Rust is a fairly new language invented by Mozilla, originally to help them rewrite parts of Firefox to make it faster. What they really wanted to achieve with Rust was concurrency safety, so they could re-implement their browser engine (servo) to take maximum advantage of parallelism while minimising bugs and security issues.
In the saturated world of programming languages, Rust has managed to introduce some quite innovative features not really seen before in the mainstream programming world, and some of these features are now starting to gain more traction in other mature languages and compilers. For example, the C++ Lifetime Profile is a de facto standard that is currently being implemented in Clang and Visual Studio. Compile-time checking of memory and concurrency safety are a logical next step for all non-managed languages, so learning about these principles in Rust now will prepare you for
them in languages you might use professionally today.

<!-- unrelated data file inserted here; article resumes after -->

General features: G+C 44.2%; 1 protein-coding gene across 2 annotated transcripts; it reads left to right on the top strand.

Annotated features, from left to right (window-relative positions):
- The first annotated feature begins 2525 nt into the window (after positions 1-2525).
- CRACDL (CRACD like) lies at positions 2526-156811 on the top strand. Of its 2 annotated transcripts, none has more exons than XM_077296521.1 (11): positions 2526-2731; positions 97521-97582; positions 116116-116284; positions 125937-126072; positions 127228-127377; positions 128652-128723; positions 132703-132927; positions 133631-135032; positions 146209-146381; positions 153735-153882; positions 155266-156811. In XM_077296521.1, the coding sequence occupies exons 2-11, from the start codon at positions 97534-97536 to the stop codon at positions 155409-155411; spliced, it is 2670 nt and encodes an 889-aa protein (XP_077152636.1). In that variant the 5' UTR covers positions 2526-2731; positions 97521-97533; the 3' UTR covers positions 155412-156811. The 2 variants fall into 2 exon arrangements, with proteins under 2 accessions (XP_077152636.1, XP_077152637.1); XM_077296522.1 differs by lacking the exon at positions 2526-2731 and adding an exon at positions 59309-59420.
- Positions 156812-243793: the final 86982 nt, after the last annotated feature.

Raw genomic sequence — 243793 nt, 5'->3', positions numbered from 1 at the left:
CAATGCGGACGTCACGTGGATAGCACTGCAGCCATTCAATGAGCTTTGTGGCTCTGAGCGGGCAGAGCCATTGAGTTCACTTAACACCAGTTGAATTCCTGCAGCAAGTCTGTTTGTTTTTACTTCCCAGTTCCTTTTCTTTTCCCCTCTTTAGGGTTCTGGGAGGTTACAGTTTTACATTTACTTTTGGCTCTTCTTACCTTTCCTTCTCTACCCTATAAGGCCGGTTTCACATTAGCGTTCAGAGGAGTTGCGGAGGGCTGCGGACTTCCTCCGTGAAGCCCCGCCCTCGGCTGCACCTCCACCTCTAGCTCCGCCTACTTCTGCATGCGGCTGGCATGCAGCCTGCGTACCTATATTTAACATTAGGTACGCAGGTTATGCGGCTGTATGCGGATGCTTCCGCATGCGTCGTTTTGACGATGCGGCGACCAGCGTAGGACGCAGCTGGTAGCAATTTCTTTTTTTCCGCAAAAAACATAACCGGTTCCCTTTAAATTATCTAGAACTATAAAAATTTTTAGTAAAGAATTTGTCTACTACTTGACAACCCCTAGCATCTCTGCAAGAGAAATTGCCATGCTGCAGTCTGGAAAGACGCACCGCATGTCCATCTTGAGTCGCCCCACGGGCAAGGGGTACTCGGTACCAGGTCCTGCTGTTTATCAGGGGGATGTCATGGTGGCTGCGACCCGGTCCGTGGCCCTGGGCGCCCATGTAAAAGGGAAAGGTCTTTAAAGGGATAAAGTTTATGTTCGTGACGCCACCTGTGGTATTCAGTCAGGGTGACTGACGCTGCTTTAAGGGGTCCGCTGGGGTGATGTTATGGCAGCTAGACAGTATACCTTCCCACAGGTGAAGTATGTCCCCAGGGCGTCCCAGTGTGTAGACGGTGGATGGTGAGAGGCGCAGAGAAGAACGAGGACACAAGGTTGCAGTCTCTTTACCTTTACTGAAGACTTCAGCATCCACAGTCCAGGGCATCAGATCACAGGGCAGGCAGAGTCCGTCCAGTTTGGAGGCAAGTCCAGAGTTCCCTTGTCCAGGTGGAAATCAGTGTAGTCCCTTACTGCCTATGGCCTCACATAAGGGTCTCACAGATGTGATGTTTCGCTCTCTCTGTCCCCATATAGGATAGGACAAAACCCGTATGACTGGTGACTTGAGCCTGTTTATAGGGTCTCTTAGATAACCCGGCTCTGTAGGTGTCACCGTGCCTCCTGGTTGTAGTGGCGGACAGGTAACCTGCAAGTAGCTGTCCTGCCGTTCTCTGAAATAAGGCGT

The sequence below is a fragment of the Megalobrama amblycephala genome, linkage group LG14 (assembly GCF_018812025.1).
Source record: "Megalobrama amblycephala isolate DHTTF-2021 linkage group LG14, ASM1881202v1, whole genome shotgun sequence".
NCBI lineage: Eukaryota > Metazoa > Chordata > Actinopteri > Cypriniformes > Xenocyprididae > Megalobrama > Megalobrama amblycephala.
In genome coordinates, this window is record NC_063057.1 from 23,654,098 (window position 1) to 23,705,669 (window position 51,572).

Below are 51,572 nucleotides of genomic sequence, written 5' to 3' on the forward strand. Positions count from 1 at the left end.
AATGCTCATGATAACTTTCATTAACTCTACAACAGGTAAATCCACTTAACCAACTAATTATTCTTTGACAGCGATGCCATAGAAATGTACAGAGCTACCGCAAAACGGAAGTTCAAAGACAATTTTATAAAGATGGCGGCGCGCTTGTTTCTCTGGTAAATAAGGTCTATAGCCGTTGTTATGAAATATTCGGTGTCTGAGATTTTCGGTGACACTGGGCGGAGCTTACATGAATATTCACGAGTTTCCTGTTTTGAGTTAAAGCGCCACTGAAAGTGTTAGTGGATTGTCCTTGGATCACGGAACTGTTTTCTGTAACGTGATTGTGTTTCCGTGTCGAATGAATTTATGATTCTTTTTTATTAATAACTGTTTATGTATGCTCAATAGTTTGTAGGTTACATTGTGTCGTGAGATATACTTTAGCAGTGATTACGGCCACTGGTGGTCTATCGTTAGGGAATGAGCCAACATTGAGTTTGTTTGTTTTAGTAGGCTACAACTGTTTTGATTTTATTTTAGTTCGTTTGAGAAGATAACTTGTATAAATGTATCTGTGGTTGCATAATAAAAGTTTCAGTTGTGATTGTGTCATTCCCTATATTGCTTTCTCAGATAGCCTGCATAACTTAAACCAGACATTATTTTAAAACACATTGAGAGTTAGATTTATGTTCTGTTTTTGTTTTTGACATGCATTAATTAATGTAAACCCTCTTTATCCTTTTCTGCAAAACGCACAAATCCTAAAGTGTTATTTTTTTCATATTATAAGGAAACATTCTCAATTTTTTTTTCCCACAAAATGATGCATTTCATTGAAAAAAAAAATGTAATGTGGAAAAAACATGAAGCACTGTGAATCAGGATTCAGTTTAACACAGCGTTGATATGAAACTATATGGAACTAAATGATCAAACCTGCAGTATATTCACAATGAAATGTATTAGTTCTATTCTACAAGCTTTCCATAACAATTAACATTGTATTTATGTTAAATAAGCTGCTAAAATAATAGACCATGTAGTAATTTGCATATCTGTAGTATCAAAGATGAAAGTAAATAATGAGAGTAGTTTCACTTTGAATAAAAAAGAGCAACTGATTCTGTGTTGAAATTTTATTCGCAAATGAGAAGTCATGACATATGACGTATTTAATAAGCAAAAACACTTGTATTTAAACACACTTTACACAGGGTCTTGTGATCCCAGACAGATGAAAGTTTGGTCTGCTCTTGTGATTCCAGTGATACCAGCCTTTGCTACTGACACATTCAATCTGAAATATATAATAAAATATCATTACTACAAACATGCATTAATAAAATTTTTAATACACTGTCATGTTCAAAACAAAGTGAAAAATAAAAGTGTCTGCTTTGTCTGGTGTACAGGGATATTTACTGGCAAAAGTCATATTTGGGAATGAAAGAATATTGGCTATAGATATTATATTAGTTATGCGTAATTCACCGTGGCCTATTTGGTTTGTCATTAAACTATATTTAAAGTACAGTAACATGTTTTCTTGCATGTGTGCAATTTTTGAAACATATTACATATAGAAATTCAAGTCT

Rust is also worth learning because it’s quite a nice modern language. It has functional programming, immutability or mutability, a powerful package manager (cargo) and a great active community. It’s mature enough to write production code in, but still new enough that the language is still evolving.
So let’s have a quick look at what some simple Rust code looks like, shall we? This example is from a small side project that parses CSV data about stars in our galaxy and writes them back out to disk in a binary format that a web front end can then stream into a WebGL graphics renderer as vertex and colour data. The code below shows how you can read a CSV file, iterate over the lines, call utility functions to parse the textual data into other formats, then serialise it out into a binary output file.
Of course this is a very fast and short dive into Rust. We haven’t even touched on borrow checking or other interesting features yet, but hopefully this has given you a feel for the language and what it’s generally about: safety, performance, and clean, readable code.
Like what you see? Here’s some further reading:
https://www.udemy.com/course/rust-lang (Paid course)